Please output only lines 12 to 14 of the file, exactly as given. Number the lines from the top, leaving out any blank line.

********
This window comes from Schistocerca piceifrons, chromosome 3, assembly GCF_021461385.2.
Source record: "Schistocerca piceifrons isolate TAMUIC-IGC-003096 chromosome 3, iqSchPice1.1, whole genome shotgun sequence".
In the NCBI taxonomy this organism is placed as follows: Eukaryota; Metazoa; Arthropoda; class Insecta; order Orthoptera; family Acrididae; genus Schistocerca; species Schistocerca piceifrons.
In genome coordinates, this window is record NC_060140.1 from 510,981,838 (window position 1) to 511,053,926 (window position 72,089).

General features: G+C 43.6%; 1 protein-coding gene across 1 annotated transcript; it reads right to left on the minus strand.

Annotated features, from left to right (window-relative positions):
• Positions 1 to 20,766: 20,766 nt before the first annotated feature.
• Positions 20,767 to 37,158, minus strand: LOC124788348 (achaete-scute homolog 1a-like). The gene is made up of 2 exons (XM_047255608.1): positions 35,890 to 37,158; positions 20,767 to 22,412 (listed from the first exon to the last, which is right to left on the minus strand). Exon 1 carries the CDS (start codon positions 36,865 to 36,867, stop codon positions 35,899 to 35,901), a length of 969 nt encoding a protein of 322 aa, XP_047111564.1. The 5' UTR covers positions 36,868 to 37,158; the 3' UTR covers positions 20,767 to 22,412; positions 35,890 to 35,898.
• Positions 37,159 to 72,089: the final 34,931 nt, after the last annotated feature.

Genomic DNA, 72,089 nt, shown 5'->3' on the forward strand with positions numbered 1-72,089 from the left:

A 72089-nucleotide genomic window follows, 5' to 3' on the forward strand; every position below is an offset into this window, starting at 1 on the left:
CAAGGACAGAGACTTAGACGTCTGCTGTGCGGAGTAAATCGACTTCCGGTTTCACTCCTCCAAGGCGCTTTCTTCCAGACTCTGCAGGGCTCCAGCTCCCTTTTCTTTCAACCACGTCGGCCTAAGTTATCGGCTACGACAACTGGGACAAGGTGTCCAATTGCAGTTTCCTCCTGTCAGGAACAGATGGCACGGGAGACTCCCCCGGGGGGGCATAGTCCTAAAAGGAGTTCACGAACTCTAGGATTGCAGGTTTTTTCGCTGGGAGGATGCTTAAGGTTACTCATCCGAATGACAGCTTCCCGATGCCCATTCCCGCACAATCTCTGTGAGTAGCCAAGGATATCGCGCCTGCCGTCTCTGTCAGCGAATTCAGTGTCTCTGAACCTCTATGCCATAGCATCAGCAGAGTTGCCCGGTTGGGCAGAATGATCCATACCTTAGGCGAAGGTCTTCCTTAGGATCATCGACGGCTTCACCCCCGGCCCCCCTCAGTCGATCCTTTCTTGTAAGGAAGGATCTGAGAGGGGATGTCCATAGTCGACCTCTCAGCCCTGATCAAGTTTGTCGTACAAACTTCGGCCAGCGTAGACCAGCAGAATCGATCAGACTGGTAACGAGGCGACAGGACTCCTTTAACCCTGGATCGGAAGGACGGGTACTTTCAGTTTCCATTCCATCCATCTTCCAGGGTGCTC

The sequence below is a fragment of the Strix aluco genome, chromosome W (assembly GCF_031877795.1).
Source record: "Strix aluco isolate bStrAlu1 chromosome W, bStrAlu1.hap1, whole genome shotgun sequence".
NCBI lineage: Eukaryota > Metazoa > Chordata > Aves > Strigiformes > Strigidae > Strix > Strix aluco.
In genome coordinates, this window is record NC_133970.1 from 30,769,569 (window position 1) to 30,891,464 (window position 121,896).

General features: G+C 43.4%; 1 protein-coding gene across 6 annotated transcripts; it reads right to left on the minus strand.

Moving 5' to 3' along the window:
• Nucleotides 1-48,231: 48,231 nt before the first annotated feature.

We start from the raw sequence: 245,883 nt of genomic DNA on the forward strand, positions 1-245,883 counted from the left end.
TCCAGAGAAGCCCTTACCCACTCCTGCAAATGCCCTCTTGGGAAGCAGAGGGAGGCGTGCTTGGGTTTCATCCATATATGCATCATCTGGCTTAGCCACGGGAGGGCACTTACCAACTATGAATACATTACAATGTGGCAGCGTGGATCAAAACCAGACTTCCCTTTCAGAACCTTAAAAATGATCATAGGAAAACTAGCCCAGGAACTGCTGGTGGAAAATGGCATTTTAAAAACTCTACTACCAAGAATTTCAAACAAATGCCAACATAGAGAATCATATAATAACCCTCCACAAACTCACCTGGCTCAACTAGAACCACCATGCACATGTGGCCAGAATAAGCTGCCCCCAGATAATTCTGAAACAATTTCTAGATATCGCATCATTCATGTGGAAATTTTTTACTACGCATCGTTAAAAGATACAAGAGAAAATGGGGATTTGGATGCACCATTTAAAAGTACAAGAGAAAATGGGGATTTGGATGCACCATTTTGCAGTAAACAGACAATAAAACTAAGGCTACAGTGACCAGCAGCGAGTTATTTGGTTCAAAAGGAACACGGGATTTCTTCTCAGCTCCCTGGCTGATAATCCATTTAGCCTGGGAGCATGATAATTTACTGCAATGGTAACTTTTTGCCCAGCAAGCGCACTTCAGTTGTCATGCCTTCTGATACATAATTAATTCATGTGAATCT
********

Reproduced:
CAAGGACAGAGACTTAGACGTCTGCTGTGCGGAGTAAATCGACTTCCGGTTTCACTCCTCCAAGGCGCTTTCTTCCAGACTCTGCAGGGCTCCAGCTCCCTTTTCTTTCAACCACGTCGGCCTAAGTTATCGGCTACGACAACTGGGACAAGGTGTCCAATTGCAGTTTCCTCCTGTCAGGAACAGATGGCACGGGAGACTCCCCCGGGGGGGCATAGTCCTAAAAGGAGTTCACGAACTCTAGGATTGCAGGTTTTTTCGCTGGGAGGATGCTTAAGGTTACTCATCCGAATGACAGCTTCCCGATGCCCATTCCCGCACAATCTCTGTGAGTAGCCAAGGATATCGCGCCTGCCGTCTCTGTCAGCGAATTCAGTGTCTCTGAACCTCTATGCCATAGCATCAGCAGAGTTGCCCGGTTGGGCAGAATGATCCATACCTTAGGCGAAGGTCTTCCTTAGGATCATCGACGGCTTCACCCCCGGCCCCCCTCAGTCGATCCTTTCTTGTAAGGAAGGATCTGAGAGGGGATGTCCATAGTCGACCTCTCAGCCCTGATCAAGTTTGTCGTACAAACTTCGGCCAGCGTAGACCAGCAGAATCGATCAGACTGGTAACGAGGCGACAGGACTCCTTTAACCCTGGATCGGAAGGACGGGTACTTTCAGTTTCCATTCCATCCATCTTCCAGGGTGCTC

The sequence below is a fragment of the Strix aluco genome, chromosome W (assembly GCF_031877795.1).
Source record: "Strix aluco isolate bStrAlu1 chromosome W, bStrAlu1.hap1, whole genome shotgun sequence".